Luminescent inorganic materials are used in several technological applications such as light-emitting displays, white LEDs for illumination, bioimaging, and photodynamic therapy. Usually, inorganic phosphors (e.g., complex oxides, silicates) need high temperatures and, in some cases, specific atmospheres to be formed or to obtain a homogeneous composition. Low ionic diffusion and high melting points of the precursors lead to long processing times in these solid-state syntheses with a cost in energy consumption when conventional heating methods are applied. Microwave-assisted synthesis relies on selective, volumetric heating attributed to the electromagnetic radiation interaction with the matter. The microwave heating allows for rapid heating rates and small temperature gradients yielding homogeneous, well-formed materials swiftly. Luminescent inorganic materials can benefit significantly from the microwave-assisted synthesis for high homogeneity, diverse morphology, and rapid screening of different compositions. The rapid screening allows for fast material investigation, whereas the benefits of enhanced homogeneity include improvement in the optical properties such as quantum yields and storage capacity.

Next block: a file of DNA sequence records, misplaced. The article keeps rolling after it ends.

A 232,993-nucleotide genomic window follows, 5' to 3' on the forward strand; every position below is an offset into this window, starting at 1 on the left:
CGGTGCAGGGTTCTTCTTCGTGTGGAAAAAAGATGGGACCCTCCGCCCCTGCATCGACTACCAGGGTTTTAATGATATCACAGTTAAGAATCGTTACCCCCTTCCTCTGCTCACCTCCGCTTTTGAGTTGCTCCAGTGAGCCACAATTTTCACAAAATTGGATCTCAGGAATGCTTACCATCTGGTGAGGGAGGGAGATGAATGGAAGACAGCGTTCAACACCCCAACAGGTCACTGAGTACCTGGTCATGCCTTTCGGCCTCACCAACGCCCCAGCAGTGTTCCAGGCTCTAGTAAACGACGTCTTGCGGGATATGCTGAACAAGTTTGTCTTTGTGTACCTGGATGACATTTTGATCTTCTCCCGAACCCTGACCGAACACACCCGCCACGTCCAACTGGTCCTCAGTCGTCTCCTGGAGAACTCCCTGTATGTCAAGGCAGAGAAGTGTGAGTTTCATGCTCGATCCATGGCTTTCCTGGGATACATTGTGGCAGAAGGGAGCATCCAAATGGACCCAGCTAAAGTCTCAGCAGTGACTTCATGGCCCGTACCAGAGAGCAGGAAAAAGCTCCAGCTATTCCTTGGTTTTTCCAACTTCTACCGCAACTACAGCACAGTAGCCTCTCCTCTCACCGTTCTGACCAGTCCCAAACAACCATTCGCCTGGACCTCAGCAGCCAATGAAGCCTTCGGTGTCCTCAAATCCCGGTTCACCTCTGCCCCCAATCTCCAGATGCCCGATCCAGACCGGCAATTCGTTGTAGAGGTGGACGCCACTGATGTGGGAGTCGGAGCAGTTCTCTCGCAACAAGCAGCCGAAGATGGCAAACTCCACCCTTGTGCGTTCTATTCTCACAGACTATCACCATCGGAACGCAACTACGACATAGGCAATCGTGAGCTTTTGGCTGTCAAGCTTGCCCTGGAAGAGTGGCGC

Keywords: energy storage; light converting; luminescent inorganic materials; microwave heating; microwave-assisted synthesis.